Lions vs. Redskins: Final Grades and Analysis for Washington

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Lions vs. Redskins: Final Grades and Analysis for Washington
Brad Mills-USA TODAY Sports

Thanks to huge games from Matthew Stafford and Calvin Johnson, the Detroit Lions broke their 21-game losing streak in Washington, defeating the Redskins 27-20. 

Final:

Redskins - 20
Lions - 27

Washington Redskins Grades
Position Unit 1st Half Grade Final Grade
Pass Offense B C+
Run Offense B+ B
Run Defense B B+
Pass Defense B- C
Special Teams B C+
Coaching B+ B+

vs. Lions / Week 3

Final Analysis for Washington

Pass Offense: Although it wasn’t his best stat line or fantasy score, Robert Griffin III had his best day of the season throwing the football. He showed poise in the pocket, he delivered consistently accurate throws and his zip had returned. For the first time all season, Griffin looked comfortable against an astute defense.

Griffin’s turnovers, however, cost the Redskins today. His interception in the second quarter was easily avoidable with a dump out of bounds, and his fumble after electing to slide head first led to three points for Detroit.

It was a good day for Redskins receivers today, with nice games out of Pierre Garcon and Santana Moss. Rookie Jordan Reed continues to impress.

Run Offense: The offense relied on the quick pitch instead of the belly handoff today and it seemed to help with the speed of the run, as well as the offensive line and how long they were required to sustain blocks.

The offensive line got decent push up front, especially considering the large inside push from Lions tackles Ndamukong Suh and Nick Fairley. Alfred Morris finished with 73 yards on 15 carries and a touchdown.

Run Defense: Joique Bell put together some tough runs today, but the Redskins limited him to just 65 yards on the ground. Stephen Bowen and Barry Cofield helped to control the line and inside linebackers London Fletcher and Perry Riley had good tackling games.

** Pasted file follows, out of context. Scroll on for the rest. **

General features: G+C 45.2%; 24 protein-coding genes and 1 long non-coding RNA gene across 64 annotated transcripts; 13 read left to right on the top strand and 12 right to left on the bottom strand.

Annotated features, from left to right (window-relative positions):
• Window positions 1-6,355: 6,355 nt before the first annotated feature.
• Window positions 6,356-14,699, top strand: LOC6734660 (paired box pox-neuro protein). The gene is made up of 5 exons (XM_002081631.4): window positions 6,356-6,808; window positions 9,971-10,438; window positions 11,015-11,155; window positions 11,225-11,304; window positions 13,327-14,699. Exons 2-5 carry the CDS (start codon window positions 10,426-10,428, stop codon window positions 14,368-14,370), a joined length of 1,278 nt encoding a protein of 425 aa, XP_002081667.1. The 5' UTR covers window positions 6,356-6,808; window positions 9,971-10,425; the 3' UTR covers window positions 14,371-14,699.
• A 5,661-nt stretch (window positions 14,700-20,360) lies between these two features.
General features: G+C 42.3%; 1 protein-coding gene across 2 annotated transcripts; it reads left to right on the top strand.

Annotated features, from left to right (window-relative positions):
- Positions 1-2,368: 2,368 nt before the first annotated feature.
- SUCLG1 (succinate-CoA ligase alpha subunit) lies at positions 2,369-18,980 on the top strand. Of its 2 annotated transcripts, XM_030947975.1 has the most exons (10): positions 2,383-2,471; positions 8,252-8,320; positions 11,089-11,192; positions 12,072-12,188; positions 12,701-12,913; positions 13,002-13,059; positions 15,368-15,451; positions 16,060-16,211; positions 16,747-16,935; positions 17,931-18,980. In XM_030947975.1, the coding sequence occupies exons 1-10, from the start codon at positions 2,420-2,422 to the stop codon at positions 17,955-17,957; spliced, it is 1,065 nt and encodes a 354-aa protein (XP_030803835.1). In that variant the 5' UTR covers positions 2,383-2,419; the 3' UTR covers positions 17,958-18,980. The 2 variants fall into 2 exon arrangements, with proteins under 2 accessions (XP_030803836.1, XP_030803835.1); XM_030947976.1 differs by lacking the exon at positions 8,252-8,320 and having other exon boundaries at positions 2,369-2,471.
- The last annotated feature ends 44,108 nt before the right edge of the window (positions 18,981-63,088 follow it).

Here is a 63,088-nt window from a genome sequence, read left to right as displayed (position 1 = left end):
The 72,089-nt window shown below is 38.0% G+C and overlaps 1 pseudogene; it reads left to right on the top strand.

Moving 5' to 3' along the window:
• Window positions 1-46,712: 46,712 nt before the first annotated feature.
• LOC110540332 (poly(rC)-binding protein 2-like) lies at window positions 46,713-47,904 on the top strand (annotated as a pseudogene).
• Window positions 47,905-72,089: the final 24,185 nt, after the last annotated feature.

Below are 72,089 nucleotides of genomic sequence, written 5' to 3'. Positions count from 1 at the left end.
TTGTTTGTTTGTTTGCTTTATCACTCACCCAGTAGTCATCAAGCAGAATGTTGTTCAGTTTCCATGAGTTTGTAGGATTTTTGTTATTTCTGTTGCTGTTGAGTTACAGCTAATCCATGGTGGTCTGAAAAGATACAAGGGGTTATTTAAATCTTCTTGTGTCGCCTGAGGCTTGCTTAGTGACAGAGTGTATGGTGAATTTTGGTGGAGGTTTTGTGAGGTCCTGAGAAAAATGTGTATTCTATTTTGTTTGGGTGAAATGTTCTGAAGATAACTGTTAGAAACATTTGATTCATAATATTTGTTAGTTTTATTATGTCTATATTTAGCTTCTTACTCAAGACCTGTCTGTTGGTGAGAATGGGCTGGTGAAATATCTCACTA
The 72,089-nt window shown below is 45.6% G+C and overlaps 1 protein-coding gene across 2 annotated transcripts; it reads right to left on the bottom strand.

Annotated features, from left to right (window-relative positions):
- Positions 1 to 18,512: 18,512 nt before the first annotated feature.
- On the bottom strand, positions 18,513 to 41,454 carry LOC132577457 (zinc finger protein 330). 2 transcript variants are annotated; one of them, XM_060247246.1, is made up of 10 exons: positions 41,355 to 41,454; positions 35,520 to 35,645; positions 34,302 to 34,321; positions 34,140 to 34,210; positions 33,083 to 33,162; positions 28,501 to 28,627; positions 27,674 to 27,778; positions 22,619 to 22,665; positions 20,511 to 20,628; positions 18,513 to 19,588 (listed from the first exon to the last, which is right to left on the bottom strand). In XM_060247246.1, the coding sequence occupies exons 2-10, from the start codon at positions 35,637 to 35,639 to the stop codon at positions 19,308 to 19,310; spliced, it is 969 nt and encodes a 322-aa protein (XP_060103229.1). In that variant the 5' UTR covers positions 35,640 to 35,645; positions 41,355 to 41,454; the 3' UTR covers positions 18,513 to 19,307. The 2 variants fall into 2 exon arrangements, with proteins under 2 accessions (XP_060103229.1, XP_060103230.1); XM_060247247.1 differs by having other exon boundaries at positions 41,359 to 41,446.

Pass Defense: Despite DeAngelo Hall’s interception for a touchdown and overall good game, the Redskins passing defense is still susceptible. Improvement? Sure. But two Detroit receivers (Calvin Johnson and Nate Burleson) went over 115 yards.

The defense applied pressure on Matt Stafford, but it was never enough. The Redskins only came up with one sack (early in the first quarter) and Stafford finished with 385 yards and two scores on the day.

While it was understandable for the defense to protect themselves from big plays over the top, the Lions receivers are smart enough to find the soft spots, and Stafford is accurate enough to pick ‘em apart.

Special Teams: Punter Sav Rocca had a great game, pinning three of his five punts inside the 20. His game today is a good sign after a couple of average outings.

The Redskins turned kick return duties over to Joshua Morgan late in the game, but he didn’t provide any added spark to what very little we’ve see from rookie Chris Thompson so far this season.

In his second straight game filling in for the injured Kai Forbath, kicker John Potter nailed a 43-yard field goal, but failed to execute a decent onside kick attempt late in the game. No finger pointing, of course. And we should all expect Forbath back soon.